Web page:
Human resources are hated by employees for a wide variety of reasons. Some of these reasons are actually valid while others exist because of a lack of knowledge about the role of HR in the workplace. Irrespective of the reasoning, it is incredibly difficult to win back the loyalty of a disgruntled employee after they’ve had a bad experience. While there are both good and bad sides to the HR department, below are five of the more common reasons why employees hate HR.
The stereotypes that HR employees are incompetent
When a grievous worker takes their issue of concern to an untrained, uneducated HR employee with zero to little experience about working in a professional work culture, bad opinions are automatically formulated about the profession of HR as a whole. One of the main reasons for this complaint is that HR staff originally comes from unrelated roles such as accounting and administration; and so they usually have no idea what they’re doing.
Dishonest HR employees
Many employees complain that HR staff members are very dishonest. In cases of an altercation, they don’t always reveal the truth about how they handled an employee situation. They forge tales to an employees’ story in order to misrepresent both to the management and in court (should the need arise). Employees typically believe that HR staff is predisposed to solving the problems of the company and not the disgruntled workers.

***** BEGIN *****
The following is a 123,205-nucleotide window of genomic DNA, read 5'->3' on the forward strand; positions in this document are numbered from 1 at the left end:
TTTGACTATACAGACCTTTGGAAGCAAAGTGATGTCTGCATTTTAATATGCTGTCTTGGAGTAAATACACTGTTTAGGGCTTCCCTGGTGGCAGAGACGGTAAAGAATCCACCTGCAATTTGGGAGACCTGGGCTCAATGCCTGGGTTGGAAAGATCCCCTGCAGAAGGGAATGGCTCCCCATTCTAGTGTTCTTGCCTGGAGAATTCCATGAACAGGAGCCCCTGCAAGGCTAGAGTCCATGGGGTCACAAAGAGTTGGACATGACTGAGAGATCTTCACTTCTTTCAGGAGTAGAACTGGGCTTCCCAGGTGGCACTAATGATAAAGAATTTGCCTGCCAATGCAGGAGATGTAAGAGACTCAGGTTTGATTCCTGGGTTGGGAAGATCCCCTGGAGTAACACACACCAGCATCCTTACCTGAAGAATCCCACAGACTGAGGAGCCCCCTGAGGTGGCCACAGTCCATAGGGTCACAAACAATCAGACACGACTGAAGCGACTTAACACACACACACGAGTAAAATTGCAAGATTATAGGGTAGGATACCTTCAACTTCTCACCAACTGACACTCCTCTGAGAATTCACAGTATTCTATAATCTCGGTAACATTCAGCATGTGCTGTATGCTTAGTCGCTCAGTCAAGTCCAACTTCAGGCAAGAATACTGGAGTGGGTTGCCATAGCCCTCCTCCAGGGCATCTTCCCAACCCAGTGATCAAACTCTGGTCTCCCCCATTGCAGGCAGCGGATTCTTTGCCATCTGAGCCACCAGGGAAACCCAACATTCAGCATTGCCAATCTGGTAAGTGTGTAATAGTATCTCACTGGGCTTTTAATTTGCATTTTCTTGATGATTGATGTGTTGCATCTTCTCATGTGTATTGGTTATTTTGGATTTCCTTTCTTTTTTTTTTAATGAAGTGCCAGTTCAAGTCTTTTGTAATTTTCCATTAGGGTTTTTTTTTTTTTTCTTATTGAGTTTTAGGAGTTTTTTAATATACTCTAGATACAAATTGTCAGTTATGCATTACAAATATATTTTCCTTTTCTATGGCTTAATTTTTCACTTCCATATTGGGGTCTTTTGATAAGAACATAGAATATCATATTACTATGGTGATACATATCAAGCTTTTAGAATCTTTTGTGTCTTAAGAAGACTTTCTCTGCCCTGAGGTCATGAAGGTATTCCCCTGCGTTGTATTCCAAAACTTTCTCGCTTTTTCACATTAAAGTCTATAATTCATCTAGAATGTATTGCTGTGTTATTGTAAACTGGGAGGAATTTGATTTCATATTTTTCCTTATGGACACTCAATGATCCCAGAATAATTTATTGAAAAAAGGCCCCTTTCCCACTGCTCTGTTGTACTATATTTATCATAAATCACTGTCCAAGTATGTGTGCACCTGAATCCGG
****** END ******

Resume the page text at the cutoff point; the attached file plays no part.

HR is unfair
Petty office politics could be the norm of the day and might decide which employee gets the upper hand in a messy situation. The need to keep their jobs, earn higher salaries and get the next big bump prevents employees from raising their voice against the status quo. This obviously serves to create an environment of mistrust between HR staff and employees.
Whether it is a large, small or even a multinational workplace, they all seem to suffer from ‘office politics’ in one form or another. It is the job of HR to keep office politics out of the work culture and foster an environment of mutual trust between employees from all the hierarchies. But the common view of HR members is how they try to win over the favor of executive leadership, instead of bringing harmony between the ‘powers that be’ and those below the organizational structure.
Getting otherwise innocent employees in trouble
It is human nature to frequently run into altercations, and HR staff is commonly believed to serve the sole purpose of getting employees in trouble for small infractions. These brief moments of disputes could arise from something as small as asking for time-off, to asking for a boost in the pay grade. It could even stem from the hiring of a new recruit. All these problems have unique solutions which aren’t necessarily a one-size-fits-all approach. They require HR people to think innovatively and make both parties feel at ease.